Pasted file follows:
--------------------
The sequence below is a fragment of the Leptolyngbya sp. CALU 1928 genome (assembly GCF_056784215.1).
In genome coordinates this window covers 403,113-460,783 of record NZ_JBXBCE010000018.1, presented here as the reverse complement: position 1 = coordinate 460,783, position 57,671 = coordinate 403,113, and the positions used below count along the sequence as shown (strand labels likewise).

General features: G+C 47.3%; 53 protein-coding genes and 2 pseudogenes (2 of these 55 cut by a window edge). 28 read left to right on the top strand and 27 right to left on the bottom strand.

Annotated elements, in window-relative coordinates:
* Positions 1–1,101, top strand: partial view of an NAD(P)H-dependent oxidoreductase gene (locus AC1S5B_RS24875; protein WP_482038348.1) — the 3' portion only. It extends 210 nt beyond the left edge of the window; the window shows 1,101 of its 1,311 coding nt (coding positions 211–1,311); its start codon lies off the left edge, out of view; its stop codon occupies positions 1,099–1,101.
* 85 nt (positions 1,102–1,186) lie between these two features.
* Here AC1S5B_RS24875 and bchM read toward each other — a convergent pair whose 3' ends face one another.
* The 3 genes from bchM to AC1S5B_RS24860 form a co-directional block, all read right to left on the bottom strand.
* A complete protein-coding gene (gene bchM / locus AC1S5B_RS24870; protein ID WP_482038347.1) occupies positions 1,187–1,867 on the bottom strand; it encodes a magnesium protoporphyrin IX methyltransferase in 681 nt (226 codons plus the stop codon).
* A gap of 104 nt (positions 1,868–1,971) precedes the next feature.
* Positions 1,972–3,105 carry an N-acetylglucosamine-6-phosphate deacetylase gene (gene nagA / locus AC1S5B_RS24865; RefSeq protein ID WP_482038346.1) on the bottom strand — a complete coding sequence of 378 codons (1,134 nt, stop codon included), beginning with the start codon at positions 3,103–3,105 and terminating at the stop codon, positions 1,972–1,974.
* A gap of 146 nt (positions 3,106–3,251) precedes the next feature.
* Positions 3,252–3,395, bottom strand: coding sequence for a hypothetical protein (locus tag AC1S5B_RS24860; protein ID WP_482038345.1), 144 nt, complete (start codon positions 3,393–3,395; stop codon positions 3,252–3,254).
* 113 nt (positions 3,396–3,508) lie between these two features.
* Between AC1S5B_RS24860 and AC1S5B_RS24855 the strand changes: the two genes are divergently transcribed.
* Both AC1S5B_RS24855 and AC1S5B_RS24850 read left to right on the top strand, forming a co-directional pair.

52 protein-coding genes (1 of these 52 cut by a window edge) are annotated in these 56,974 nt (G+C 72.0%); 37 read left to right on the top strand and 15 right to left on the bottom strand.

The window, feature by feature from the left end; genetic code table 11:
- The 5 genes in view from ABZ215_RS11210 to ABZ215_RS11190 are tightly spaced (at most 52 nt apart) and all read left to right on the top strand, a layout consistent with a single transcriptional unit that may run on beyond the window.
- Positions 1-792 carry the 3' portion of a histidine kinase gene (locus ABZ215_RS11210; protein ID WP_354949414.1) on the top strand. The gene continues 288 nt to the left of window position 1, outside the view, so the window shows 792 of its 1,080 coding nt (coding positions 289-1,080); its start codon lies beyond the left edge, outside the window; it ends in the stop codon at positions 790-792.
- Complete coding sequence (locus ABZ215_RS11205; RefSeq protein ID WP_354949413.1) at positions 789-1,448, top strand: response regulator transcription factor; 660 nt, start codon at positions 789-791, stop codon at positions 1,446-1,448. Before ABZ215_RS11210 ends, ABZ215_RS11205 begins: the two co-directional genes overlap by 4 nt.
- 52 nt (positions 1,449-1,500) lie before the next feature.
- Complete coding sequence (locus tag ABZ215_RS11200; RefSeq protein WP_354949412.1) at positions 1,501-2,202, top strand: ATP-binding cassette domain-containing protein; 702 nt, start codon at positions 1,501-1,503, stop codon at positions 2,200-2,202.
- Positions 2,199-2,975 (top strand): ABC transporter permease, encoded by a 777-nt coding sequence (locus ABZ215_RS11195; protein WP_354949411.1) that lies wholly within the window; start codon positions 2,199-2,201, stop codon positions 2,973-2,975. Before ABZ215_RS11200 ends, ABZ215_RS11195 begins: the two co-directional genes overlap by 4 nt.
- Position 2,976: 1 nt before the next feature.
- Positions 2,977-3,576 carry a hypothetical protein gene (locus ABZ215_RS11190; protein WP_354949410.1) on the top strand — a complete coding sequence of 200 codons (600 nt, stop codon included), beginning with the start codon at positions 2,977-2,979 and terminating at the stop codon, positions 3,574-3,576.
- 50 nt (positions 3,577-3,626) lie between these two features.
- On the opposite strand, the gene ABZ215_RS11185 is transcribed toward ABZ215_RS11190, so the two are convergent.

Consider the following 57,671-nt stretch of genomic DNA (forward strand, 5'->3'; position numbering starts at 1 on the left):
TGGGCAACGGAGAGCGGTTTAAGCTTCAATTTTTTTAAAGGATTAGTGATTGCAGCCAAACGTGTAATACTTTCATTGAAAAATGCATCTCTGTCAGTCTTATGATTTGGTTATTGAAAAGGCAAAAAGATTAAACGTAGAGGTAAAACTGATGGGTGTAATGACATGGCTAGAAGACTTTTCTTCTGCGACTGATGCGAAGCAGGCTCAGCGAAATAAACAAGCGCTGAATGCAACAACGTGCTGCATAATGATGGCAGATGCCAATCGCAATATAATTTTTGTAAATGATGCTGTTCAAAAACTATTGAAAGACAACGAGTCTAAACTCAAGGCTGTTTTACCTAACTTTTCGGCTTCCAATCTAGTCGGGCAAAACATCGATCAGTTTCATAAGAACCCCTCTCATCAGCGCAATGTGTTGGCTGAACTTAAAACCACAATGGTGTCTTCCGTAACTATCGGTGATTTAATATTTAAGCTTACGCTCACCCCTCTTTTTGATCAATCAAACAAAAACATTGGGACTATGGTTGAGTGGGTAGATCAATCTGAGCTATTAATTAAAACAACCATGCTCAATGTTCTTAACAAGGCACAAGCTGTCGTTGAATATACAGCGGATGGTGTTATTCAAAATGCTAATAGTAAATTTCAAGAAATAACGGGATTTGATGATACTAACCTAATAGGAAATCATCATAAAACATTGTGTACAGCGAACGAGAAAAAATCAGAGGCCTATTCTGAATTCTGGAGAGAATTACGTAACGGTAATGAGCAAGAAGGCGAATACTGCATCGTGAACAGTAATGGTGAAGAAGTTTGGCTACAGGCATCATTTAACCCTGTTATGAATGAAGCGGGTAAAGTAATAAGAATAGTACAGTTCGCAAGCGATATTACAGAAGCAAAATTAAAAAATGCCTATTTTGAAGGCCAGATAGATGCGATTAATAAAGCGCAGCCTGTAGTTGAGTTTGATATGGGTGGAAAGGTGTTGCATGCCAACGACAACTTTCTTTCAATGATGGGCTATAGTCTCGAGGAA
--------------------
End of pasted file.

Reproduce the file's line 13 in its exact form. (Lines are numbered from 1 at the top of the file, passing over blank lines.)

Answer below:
* Positions 3,252–3,395, bottom strand: coding sequence for a hypothetical protein (locus tag AC1S5B_RS24860; protein ID WP_482038345.1), 144 nt, complete (start codon positions 3,393–3,395; stop codon positions 3,252–3,254).